A better understanding of the invention in its preferred embodiments will be had by now referring to the accompanying drawings, in which:

FIGURE 1 is an exploded perspective view illustrating basic components making up a rst simplilied ernbodiment of the educational aid of this invention;

FIGURE 2 is a cross-section of the structure of FIG- URE 1 in assembled relationship taken in the direction of the arrows 2-2 of FIGURE l;

FIGURE 3 is a plan View partly broken away of a second embodiment of the educational aid;

FIGURE 4 is a perspective view illustrating one surface of one of the blocks employed with the structure of FIGURE 3;

FIGURE 5 is a perspective view of the opposite su-rface of the block illustrated in FIGURE 4; and,

FIGURE 6 is a fragmentary perspective view partly in cross-section illustrating a further feature of the educational aid.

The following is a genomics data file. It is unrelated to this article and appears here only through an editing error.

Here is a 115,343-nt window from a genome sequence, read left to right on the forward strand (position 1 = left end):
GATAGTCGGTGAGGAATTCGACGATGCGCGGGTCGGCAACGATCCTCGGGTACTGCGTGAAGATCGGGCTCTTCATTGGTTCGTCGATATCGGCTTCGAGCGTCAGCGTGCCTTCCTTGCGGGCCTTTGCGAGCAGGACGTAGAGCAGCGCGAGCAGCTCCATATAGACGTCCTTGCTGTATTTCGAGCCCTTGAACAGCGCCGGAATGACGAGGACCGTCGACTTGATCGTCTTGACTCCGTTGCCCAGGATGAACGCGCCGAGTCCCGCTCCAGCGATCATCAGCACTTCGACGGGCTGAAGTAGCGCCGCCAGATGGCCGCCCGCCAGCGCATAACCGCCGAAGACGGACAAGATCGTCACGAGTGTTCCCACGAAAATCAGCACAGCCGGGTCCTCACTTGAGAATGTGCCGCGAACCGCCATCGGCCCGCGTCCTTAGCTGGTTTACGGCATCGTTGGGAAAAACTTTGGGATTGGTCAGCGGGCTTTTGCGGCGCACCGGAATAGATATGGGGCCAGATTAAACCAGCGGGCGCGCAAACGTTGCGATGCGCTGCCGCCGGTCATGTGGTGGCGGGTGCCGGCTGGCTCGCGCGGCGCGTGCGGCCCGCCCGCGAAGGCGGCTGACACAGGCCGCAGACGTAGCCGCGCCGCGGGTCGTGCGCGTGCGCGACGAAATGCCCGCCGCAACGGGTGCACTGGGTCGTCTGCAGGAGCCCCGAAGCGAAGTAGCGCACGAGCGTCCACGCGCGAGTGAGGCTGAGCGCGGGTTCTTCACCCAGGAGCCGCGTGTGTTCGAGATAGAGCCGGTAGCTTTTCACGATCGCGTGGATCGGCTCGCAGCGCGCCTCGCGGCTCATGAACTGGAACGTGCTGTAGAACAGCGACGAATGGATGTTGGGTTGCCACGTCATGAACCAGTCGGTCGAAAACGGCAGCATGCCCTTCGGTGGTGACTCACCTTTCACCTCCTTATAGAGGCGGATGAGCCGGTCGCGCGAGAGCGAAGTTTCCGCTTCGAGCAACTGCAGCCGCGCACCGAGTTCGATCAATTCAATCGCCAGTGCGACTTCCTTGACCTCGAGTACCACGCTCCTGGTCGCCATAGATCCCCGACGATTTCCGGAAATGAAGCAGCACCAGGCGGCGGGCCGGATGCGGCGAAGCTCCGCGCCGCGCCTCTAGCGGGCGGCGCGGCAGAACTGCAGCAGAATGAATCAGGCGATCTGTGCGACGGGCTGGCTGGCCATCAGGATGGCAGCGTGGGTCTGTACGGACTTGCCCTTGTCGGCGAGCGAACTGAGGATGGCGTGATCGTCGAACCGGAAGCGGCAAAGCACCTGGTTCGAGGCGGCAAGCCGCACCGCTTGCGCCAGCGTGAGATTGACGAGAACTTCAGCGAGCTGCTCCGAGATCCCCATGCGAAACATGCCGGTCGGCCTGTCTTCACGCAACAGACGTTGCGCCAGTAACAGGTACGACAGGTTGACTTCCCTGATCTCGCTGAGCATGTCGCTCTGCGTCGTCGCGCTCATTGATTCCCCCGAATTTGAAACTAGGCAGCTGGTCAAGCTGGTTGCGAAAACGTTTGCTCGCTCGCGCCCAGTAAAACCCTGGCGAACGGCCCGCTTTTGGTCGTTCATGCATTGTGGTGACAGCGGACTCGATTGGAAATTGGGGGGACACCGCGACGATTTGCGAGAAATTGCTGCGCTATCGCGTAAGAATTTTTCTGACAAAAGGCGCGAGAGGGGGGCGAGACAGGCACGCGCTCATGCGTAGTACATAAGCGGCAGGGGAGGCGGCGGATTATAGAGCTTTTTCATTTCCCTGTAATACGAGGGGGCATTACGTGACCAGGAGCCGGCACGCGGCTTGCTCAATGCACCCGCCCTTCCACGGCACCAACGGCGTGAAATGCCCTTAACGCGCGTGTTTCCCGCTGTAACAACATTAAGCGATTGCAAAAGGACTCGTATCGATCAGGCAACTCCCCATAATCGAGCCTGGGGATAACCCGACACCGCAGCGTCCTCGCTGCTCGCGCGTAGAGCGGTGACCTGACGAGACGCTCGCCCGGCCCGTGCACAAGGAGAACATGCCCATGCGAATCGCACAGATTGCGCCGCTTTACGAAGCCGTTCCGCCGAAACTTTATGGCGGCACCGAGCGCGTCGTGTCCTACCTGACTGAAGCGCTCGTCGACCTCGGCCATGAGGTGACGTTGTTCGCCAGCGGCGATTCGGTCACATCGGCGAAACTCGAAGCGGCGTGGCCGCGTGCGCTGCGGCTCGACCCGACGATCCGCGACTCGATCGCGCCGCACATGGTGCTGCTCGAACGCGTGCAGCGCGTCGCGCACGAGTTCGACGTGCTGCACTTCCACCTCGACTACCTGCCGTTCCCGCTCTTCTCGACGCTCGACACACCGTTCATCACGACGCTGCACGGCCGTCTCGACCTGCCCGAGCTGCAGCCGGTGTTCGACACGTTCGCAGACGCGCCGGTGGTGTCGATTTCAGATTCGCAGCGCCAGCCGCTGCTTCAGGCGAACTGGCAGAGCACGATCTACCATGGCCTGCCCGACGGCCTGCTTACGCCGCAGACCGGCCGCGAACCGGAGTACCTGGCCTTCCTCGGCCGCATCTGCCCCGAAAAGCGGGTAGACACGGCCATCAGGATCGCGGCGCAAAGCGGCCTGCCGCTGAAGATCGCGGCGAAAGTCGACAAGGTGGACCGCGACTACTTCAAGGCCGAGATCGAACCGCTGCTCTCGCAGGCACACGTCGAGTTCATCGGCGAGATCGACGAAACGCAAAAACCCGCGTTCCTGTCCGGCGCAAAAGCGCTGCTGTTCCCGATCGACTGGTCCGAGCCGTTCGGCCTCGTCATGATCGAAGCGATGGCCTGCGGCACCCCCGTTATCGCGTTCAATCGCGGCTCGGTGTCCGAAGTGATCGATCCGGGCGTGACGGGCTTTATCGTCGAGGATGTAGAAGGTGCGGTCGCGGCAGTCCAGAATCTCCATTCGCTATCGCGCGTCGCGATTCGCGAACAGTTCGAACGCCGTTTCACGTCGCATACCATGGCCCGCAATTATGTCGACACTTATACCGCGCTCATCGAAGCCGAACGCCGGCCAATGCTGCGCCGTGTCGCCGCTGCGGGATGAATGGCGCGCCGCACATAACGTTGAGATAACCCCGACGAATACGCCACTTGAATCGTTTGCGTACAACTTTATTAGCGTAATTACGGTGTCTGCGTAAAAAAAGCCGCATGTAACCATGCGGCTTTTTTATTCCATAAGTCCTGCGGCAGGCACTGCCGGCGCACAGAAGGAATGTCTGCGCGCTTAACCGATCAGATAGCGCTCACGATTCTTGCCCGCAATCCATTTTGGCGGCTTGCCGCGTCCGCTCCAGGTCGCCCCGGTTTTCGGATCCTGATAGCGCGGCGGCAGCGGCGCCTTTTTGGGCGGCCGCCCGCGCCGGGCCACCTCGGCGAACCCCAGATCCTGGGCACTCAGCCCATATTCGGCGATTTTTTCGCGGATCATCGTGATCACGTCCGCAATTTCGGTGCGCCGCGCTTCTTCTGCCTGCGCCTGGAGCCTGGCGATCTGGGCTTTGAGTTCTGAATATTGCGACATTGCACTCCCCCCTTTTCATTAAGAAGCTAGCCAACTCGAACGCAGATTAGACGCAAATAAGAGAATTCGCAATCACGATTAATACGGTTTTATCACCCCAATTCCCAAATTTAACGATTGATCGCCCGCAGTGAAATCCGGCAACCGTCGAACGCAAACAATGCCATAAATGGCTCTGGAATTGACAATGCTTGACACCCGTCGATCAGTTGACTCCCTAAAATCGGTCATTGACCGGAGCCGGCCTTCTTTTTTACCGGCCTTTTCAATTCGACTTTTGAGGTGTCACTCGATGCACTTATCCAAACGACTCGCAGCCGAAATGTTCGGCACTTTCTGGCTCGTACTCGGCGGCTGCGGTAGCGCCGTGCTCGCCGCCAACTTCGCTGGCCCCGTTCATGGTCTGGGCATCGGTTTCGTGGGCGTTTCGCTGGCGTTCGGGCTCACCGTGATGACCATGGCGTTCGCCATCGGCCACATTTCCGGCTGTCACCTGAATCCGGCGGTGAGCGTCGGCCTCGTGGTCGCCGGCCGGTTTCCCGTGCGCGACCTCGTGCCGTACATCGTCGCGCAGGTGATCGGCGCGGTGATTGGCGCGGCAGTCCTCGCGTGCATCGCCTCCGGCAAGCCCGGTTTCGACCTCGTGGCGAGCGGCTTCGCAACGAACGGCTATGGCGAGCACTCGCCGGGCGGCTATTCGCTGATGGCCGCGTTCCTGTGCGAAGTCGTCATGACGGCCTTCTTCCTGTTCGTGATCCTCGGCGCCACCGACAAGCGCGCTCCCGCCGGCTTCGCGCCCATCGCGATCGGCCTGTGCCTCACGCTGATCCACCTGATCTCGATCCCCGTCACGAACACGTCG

Referring now to FIGURE l, the basic components of the structure include a supporting @frame preferably in the f form of a transparent sheet of plastic material 10. As shown in the particular embodiment set forth, this transparent sheet includes =a downwardly extending peripheral wall 11 merging into a laterally or outwardly extending peripheral iange 12. The transparent sheet structure includes a guide means formed by raised wall portions 13 and 14 extending out of the plane of the remaining portions of the sheet and shaped to deiine two longitudinal channels 15 and 16. These channels are of like dime-nsions and arranged in parallel relationship as shown.

A plurality of blocks such `as indicated at 17, 18 and 19 are provided as shown in the exploded View above the channels 1S and 16. Each of these blocks has a width corresponding to the width of the channels and has a length deiined by an intergral multiple of a given unit length. For example, the given unit length might be one inch. The integral multiple defining the length of the blocks illustrated in FIGURE l would thus be 1 for the block 17, 4 for the block 18, and 3 for the block 19. The numerical symbol representing each top surface of the integral multiple is printed on the respective blocks as shown. The blocks of different lengths are of different colors as indicated by the surface shading.